CHICAGO – Oct. 21, 2020 – In a move to help wounded veterans ease or eliminate pain related to the loss of arms or legs, the Department of Defense awarded Chicago-based Coapt a $2.3 million grant to develop virtual reality and hardware-based therapies. Coapt is the premier developer of commercially available, intuitive control system technologies for bionic limbs. The grant is part of the Department of Defense’s Restoring Warfighters with Neuromusculoskeletal Injuries Research Award (RESTORE) and is the ninth federally funded research grant awarded to Coapt.
“Phantom limb pain is a serious and persistent challenge for many upper- and lower-limb amputees, and new, technology-based therapies have incredible promise,” said Blair Lock, co-founder, and CEO of Coapt. “Traditional ‘mirror’ therapies, in which an amputee tries to move her phantom limb by watching her intact limb in a mirror, allow the brain to feel and see the limb, but typically only offer short-term pain relief. And the problems with opioid-based pain management are well-documented. Preliminary work has shown that VR-based, actuated therapy can manage pain more effectively and have lasting effects. This grant will allow us to further study this therapy and bring to market a solution for those suffering from phantom limb pain in a way that also happens to be engaging.”
Coapt has previously developed a VR-based rehabilitation system to help upper-limb amputees improve control of their prostheses. Amputees wear a prosthetic sleeve with embedded electrodes that detect high-fidelity myoelectric signals. Applying machine learning to the myoelectric signals, Coapt’s technology enables amputees to control virtual environment actions in mobile or immersive VR video games. Coapt has found that this VR-based rehabilitation improves upper-limb prosthesis control and has preliminary evidence that it is an effective treatment for phantom limb pain. During the four-year grant period, Coapt plans to study the effectiveness of this therapy, continue to enhance its technology, and create a commercially viable product that will benefit both civilians and veterans with upper- and lower-limb amputations.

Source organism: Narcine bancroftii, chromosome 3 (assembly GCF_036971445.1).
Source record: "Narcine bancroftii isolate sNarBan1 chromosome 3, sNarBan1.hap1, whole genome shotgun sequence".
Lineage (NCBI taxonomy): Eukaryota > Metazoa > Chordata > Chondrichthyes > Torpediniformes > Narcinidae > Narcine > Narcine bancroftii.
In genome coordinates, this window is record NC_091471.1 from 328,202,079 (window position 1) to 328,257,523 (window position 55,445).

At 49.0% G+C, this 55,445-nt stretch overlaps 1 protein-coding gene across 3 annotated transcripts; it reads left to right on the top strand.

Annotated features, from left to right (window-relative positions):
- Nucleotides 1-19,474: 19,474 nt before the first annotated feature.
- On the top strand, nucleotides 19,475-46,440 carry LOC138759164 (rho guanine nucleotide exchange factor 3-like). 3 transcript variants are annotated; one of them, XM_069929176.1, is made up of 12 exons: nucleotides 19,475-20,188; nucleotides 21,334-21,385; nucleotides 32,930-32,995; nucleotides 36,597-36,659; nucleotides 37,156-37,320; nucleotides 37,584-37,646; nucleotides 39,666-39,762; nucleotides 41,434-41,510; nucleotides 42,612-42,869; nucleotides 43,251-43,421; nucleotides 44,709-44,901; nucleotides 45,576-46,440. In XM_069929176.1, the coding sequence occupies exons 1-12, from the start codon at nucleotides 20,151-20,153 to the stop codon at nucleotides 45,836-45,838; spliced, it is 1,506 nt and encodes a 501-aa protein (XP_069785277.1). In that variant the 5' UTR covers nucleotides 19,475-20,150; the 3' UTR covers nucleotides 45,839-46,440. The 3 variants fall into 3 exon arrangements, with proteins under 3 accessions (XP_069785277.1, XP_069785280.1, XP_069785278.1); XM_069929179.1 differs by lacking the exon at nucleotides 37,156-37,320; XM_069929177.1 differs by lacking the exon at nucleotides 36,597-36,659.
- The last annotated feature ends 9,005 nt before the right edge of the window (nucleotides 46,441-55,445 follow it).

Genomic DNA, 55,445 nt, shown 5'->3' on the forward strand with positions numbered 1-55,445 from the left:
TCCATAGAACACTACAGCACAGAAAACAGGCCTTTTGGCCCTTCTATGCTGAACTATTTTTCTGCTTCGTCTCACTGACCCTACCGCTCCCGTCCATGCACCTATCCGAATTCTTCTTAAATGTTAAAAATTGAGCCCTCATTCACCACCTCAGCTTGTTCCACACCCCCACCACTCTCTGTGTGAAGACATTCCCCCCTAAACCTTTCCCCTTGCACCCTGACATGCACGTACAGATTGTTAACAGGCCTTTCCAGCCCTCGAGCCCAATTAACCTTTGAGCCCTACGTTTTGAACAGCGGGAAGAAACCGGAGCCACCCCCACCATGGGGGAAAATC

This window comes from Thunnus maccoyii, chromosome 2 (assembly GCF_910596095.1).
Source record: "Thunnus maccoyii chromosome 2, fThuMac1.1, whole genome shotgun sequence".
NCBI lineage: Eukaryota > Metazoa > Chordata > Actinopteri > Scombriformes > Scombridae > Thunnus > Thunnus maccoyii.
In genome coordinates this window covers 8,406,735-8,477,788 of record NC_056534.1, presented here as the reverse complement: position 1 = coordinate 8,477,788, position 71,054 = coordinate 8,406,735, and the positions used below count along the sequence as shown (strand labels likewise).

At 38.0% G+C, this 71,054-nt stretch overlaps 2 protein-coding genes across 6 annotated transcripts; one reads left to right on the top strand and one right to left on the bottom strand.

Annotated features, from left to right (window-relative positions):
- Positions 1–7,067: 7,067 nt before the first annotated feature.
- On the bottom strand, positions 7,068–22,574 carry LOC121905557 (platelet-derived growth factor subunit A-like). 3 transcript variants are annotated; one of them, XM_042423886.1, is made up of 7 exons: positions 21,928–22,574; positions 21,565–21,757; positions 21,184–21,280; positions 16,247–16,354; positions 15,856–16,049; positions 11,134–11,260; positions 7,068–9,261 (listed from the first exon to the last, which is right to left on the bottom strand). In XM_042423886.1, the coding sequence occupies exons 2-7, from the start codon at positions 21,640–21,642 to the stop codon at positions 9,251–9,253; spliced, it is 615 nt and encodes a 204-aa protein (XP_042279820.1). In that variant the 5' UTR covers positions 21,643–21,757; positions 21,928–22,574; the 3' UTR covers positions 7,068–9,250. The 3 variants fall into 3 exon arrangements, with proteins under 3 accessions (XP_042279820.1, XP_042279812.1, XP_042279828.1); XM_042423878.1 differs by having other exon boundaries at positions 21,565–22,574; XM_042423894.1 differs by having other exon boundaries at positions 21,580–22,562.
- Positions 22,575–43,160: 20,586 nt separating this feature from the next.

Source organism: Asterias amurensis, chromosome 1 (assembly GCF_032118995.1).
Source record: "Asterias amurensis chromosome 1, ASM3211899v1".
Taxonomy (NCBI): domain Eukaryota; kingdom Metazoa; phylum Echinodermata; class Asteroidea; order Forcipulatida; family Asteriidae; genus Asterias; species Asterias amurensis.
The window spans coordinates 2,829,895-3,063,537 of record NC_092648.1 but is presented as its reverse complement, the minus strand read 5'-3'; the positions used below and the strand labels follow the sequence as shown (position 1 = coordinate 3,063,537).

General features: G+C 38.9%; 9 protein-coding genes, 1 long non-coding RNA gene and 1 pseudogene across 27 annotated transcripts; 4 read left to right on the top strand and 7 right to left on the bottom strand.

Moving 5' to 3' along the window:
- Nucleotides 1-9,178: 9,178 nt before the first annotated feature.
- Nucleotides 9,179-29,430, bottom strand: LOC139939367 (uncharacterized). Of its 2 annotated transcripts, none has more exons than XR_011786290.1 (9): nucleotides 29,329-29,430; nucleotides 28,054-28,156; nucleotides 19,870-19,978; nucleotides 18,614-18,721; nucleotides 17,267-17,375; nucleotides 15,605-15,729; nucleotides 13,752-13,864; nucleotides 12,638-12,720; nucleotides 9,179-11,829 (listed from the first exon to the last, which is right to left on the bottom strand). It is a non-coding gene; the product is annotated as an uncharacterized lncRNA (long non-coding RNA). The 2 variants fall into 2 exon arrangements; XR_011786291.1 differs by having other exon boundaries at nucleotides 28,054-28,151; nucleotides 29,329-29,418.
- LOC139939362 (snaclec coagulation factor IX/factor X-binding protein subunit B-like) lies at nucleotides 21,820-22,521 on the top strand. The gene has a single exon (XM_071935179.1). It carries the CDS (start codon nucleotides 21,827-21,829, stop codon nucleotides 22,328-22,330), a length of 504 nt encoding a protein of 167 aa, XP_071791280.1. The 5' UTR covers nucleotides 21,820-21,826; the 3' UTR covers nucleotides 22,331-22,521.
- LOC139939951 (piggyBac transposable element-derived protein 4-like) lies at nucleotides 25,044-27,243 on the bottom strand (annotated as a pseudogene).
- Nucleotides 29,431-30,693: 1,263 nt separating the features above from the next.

Coapt’s COMPLETE CONTROL product was the first myoelectric pattern recognition system to achieve Class II FDA Clearance. In 2019, Coapt unveiled its COMPLETE CONTROL System Gen2, which leverages a novel combination of machine learning and artificial intelligence (AI) to provide a human-bionic interface that learns and adapt to users, giving them unrivaled control of their prosthetic arms.
Coapt’s human-machine interface products are currently available for individuals wearing upper-limb prostheses in the United States, Canada, Australia, New Zealand and across much of Europe. For more information about Coapt, visit www.coaptengineering.com, or visit Coapt on social media on Instagram, Facebook and Twitter.
Founded in 2012, Coapt makes human-machine interfaces and is the first company with FDA Class II Clearance to provide revolutionary and intuitive control technology for advanced prosthetic upper limbs. Founded by four leading researchers in the bionics field, Coapt is based on years of research and clinical care. Coapt is an award-winning company that strives to improve the quality of life for prosthesis users by applying clinically dedicated engineering to its portfolio of transformative technologies. For more information, visit www.coaptengineering.com.
About the Grant
This work was supported by the Defense Health Program, Congressionally Directed Medical Research Programs, Defense Medical Research and Development Program, Joint Program Committee 8 / Clinical and Rehabilitative Medicine Research Program through the Restoring Warfighters with Neuromusculoskeletal Injuries Research Award (RESTORE) under Award No. W81XWH2010873. Opinions, interpretations, conclusions and recommendations are those of the author and are not necessarily endorsed by the Department of Defense.